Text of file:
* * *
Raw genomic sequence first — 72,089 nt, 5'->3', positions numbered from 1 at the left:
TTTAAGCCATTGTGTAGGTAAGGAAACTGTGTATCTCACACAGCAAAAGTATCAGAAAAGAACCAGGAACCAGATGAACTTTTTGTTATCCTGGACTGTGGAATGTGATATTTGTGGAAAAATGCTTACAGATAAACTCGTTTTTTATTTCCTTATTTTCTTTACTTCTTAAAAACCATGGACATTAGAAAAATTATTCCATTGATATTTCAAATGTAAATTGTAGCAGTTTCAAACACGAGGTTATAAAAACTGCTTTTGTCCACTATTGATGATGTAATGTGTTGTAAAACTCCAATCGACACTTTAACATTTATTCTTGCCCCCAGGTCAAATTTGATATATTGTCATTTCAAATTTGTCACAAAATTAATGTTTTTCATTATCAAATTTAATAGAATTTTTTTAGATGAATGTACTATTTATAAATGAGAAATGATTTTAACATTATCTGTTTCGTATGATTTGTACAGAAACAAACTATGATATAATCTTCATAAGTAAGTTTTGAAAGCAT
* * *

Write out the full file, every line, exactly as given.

Raw genomic sequence first — 72,089 nt, 5'->3', positions numbered from 1 at the left:
TTTAAGCCATTGTGTAGGTAAGGAAACTGTGTATCTCACACAGCAAAAGTATCAGAAAAGAACCAGGAACCAGATGAACTTTTTGTTATCCTGGACTGTGGAATGTGATATTTGTGGAAAAATGCTTACAGATAAACTCGTTTTTTATTTCCTTATTTTCTTTACTTCTTAAAAACCATGGACATTAGAAAAATTATTCCATTGATATTTCAAATGTAAATTGTAGCAGTTTCAAACACGAGGTTATAAAAACTGCTTTTGTCCACTATTGATGATGTAATGTGTTGTAAAACTCCAATCGACACTTTAACATTTATTCTTGCCCCCAGGTCAAATTTGATATATTGTCATTTCAAATTTGTCACAAAATTAATGTTTTTCATTATCAAATTTAATAGAATTTTTTTAGATGAATGTACTATTTATAAATGAGAAATGATTTTAACATTATCTGTTTCGTATGATTTGTACAGAAACAAACTATGATATAATCTTCATAAGTAAGTTTTGAAAGCAT